Deer mushroom (Pluteus cervinus)Systematics:
- Department: Basidiomycota (Basidiomycetes)
- Subdivision: Agaricomycotina (Agaricomycetes)
- Class: Agaricomycetes (Agaricomycetes)
- Subclass: Agaricomycetidae (Agaricomycetes)
- Order: Agaricales (Agaric or Lamellar)
- Family: Pluteaceae
- Genus: Pluteus (Plutey)
- Species: Pluteus cervinus (Deer mushroom)
- Other names for the mushroom:
- Brown clown
- Plutey dark fibrous
The hat of the Deer Pluteus (Pluteus cervinus) reaches a diameter of 5 to 15 cm, it is light brown or dark brown in color, at first bell-shaped, later spread out, sometimes with a tubercle, slightly sticky when wet.
The plates are free, first white, then pink, wide, frequent.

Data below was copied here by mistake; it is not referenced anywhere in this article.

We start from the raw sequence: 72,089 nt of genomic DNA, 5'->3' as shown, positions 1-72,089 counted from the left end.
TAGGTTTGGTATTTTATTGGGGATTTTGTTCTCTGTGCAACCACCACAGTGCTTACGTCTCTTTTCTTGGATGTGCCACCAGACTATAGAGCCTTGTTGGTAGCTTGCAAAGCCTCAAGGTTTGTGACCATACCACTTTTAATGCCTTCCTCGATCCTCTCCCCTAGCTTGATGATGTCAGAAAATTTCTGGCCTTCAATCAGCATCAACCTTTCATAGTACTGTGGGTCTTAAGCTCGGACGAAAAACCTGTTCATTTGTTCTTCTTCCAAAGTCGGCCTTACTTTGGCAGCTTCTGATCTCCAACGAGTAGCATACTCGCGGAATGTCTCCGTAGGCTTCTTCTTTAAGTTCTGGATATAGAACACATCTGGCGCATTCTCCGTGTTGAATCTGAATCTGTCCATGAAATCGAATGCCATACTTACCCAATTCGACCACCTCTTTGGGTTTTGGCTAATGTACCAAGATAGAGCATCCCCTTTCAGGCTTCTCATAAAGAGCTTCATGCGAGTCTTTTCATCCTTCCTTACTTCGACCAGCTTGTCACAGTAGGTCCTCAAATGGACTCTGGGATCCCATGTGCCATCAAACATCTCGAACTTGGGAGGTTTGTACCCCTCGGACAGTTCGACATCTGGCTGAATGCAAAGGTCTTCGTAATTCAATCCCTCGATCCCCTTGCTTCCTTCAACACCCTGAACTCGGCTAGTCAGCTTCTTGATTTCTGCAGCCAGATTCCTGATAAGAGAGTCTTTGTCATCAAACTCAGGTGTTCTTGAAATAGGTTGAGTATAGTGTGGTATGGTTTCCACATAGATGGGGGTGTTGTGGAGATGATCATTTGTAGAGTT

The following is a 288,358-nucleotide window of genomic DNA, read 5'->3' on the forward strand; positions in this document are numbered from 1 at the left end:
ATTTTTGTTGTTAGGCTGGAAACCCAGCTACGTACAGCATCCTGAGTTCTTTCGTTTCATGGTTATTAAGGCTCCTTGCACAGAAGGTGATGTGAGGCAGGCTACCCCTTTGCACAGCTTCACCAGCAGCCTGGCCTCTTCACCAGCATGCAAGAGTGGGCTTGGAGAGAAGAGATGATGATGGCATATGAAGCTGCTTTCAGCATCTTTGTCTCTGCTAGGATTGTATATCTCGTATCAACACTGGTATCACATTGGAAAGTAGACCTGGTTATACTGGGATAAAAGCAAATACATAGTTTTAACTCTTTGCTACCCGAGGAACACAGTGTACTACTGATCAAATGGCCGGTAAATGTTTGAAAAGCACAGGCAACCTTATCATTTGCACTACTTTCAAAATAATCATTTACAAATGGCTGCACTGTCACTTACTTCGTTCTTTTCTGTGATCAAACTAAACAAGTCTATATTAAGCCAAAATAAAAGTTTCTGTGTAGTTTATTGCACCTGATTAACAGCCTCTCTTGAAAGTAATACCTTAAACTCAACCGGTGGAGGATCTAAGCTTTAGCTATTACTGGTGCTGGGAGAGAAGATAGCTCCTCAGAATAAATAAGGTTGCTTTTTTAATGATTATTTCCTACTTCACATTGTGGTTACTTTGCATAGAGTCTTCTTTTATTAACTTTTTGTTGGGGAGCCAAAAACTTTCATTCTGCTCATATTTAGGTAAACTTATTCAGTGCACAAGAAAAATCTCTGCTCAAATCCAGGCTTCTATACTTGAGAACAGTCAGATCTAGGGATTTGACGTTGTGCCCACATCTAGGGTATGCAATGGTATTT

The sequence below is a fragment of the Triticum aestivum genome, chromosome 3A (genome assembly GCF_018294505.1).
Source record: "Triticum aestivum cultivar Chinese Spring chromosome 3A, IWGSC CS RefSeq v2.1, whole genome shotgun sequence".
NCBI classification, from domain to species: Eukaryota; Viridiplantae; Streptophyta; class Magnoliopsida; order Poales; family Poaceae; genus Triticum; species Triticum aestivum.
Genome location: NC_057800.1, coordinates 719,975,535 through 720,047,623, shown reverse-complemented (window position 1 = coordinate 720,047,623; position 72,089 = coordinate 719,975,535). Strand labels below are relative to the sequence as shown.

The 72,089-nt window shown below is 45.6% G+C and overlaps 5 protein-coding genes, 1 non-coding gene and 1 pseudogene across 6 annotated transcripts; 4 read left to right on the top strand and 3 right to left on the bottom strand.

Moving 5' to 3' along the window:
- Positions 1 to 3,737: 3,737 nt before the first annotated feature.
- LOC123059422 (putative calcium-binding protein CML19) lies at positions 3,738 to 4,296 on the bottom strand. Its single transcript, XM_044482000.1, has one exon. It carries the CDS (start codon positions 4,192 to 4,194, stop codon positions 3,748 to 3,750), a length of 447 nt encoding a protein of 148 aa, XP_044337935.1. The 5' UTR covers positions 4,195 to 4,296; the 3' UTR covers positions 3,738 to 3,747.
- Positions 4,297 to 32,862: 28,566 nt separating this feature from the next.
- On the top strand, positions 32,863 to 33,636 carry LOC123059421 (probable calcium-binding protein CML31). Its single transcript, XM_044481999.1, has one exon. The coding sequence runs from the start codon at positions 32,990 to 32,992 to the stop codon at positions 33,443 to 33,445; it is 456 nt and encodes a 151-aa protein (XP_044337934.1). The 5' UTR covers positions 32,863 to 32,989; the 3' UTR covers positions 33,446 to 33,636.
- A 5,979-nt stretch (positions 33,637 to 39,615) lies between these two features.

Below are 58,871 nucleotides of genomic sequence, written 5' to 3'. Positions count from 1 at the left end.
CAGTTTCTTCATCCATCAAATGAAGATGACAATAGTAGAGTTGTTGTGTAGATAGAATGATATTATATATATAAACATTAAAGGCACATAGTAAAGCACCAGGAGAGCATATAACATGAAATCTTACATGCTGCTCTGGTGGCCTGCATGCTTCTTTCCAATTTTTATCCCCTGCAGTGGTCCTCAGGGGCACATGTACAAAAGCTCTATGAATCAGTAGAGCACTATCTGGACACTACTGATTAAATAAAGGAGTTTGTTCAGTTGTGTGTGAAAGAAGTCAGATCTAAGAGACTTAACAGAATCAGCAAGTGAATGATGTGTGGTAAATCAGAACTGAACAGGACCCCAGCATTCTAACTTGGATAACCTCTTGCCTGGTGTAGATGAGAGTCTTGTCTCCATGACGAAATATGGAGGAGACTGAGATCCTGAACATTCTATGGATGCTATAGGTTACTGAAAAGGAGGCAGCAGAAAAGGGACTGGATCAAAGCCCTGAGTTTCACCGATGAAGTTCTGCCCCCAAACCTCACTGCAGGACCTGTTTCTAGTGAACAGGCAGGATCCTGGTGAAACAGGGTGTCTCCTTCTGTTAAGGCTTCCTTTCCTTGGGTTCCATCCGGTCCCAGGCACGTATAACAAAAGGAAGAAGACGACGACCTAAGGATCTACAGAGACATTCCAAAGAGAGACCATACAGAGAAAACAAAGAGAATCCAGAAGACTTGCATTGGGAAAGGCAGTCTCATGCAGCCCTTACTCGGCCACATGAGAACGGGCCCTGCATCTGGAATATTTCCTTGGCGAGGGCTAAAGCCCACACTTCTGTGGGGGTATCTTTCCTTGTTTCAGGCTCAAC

Spore powder pink.
The stem is long, fleshy, thin, flaky-fibrous.
The pulp is white, with a pleasant smell reminiscent of a radish.
The Deer Mushroom appears at the end of May and grows until autumn on stumps, dead wood and on the soil.
The deer mushroom can only be confused with its edible spiny relatives, if you do not forget about the frequent, free pink plates and those places where this mushroom can grow. The varieties are distinguished: Deer mushroom (or deer mushroom) , lion-yellow plyute (Pluteus leoninus), willow plyute (Pluteus salicinus), etc.
An edible and delicious mushroom.